I’m a scientist but I didn’t know what “citizen science” really was until writing this blog. I can’t figure out whether that makes me a bad scientist, a bad citizen or both. So, in order to redeem myself, I typed in to Google (other search engines are available…) “Citizen Science activities” and the top search finding was “Zooniverse” and I realised pretty quickly that I had struck gold with this website. From exploring the marine life in the fjords of Sweden to understanding the dancing movements of the Northern Lights, this website is a hub for lots of different international citizen science activities, and it also meant that I didn’t have to scroll endlessly through the internet to find an interesting project to get involved in; I am now (unofficially) the laziest citizen scientist.
After a bit of (free) registration admin work, the Zooniverse citizen science world was my oyster and while scrolling through, one of the top four featured projects instantly caught my eye: the Monkey Health Explorer. Excitedly clicking on this project, which may or may not have something to do with the cute monkey photo (figure 1), you are introduced to the team and how they want our help! In short, the team have taken blood samples from rhesus macaque monkeys on the island of Cayo Santiago in Puerto Rico, and they would like us citizens to identify white blood cells (WBCs) in these samples with the aim to understand the health of these monkeys and how it affects their behaviour.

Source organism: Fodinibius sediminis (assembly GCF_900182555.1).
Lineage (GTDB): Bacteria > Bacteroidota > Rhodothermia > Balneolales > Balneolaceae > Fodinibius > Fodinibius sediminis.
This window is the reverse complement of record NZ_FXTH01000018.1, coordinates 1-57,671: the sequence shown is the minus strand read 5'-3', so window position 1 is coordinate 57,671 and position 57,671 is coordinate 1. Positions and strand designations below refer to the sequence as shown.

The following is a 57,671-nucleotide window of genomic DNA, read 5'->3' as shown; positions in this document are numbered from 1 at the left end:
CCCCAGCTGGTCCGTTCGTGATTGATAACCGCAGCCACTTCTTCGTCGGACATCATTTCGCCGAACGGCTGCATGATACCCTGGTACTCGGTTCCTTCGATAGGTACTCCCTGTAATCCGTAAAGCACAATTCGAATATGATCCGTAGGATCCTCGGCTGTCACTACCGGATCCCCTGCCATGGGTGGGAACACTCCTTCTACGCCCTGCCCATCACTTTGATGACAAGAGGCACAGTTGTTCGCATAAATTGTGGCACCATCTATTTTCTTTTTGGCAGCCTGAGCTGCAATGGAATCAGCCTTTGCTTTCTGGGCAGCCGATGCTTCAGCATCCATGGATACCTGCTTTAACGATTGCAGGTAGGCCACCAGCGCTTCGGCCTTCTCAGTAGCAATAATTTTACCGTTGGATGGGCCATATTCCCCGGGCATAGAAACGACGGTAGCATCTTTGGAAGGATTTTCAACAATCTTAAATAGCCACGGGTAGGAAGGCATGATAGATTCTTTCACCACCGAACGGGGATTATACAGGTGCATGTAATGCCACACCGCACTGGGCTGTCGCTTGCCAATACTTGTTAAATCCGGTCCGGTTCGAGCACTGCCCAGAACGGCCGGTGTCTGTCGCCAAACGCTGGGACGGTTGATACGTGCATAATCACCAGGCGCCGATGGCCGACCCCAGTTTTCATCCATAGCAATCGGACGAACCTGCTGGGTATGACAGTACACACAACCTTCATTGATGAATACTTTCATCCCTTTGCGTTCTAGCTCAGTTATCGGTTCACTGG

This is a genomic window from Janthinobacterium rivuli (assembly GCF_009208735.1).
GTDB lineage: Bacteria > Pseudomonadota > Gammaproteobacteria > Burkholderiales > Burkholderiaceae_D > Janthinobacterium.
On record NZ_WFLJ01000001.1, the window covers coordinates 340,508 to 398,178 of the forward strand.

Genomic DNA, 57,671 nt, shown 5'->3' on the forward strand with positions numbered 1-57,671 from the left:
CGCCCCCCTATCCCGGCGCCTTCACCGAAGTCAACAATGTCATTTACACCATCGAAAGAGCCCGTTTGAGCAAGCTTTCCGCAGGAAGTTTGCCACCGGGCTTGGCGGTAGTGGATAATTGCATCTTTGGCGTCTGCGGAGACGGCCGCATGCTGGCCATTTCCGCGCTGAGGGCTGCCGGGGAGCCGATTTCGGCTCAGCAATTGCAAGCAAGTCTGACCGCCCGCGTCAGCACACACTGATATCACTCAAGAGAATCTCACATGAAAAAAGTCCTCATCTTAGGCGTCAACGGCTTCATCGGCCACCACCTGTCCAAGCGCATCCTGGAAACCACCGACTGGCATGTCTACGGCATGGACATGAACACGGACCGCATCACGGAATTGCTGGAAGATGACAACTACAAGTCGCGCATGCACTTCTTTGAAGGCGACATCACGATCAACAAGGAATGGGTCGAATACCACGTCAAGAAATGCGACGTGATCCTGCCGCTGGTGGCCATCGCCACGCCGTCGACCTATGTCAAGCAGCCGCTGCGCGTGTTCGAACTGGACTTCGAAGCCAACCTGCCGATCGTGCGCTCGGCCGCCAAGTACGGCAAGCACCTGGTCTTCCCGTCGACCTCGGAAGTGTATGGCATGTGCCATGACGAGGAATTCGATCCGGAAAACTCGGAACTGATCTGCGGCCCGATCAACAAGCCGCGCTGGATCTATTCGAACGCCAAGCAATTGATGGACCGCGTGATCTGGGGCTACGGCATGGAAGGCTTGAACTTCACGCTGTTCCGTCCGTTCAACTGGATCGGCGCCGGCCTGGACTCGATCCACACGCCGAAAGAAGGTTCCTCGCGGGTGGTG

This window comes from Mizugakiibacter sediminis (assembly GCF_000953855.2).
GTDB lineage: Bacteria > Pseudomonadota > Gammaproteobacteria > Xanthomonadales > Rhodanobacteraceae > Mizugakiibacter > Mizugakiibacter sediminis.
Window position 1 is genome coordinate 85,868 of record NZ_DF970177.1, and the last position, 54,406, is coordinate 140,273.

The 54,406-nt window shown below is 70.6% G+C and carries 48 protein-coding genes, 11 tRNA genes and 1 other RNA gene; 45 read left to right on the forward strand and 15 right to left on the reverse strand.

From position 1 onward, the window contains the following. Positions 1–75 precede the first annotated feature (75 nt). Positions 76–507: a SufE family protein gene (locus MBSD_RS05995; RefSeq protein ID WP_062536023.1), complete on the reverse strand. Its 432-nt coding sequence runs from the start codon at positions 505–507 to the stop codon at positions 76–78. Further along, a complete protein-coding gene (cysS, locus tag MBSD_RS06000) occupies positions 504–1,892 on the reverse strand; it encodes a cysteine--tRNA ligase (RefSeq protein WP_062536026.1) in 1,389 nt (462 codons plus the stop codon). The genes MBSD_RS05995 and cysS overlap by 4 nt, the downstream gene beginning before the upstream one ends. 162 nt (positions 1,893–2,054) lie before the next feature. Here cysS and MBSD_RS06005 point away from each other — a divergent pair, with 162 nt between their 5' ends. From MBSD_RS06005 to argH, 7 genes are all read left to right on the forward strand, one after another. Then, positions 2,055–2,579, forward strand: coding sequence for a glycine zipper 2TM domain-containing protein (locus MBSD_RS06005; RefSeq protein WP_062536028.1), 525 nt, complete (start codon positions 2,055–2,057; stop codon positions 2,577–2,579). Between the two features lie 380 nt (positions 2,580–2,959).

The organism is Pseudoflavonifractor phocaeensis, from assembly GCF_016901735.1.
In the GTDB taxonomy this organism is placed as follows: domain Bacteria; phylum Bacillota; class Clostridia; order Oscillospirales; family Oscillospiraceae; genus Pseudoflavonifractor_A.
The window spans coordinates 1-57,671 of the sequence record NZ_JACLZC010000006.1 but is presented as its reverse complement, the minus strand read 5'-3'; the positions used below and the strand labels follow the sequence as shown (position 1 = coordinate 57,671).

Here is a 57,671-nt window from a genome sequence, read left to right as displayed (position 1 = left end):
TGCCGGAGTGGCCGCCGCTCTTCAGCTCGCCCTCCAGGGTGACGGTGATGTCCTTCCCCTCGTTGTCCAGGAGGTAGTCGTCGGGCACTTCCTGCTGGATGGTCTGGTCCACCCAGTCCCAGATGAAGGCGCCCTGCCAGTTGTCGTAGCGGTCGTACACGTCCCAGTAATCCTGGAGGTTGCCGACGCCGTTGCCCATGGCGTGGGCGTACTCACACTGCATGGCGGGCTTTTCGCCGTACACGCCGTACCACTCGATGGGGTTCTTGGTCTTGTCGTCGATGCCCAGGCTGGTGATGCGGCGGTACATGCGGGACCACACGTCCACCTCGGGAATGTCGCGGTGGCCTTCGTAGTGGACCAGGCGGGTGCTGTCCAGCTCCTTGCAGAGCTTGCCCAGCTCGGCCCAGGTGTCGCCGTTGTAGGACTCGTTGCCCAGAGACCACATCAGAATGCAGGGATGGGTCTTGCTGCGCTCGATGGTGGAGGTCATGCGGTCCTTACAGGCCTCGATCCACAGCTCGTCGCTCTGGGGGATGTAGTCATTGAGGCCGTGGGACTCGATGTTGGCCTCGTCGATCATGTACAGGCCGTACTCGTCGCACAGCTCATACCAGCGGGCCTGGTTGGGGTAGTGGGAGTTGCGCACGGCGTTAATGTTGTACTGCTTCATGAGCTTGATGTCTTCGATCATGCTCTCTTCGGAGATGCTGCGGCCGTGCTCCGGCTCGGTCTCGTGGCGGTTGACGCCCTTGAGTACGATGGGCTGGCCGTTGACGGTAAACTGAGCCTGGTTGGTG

Now, I’m no immunologist but I do remember learning about WBCs at school, particularly a great PacMan (Gen Z, google it) analogy to describe how our body defends itself from pesky bio-invaders by hungrily gulping them up. However, I had completely forgotten the different types of WBCs, and other than seeing the occasional cartoonish immune cell online, I had no idea what they looked like down a microscope! Thankfully there is a Beginner’s Guide where you can find a great YouTube video that walks you through the five different types of WBCs to look out for and outlines: what they look like, how common they are in the body, a side-by-side comparison to red blood cells (RBCs), plus excellent use of analogies (huge fan of) to help imprint these images in my mind.
Note, this YouTube clip is readily available in the “Field Guide” tab during your analysis, plus a printable guide, therefore holding your/my hand every step of the way.
This guide also allows you to develop and practice your new immune-cell-detection skills before you begin your analysis. Throwing up a set of four microscope images, you first must assess whether the quality of the image is good enough for identifying cells, i.e. is the cell distribution too sparse or too full, is the image blurry, etc (Figure 2). Once you’ve found a suitable image, you can then begin your analysis by clicking directly on what you think is an immune cell, which will activate an image drop down menu of the five types of WBCs. Here, you must state the type of WBC you believe it to be, which is checked before you can move on to the next image (Figure 3).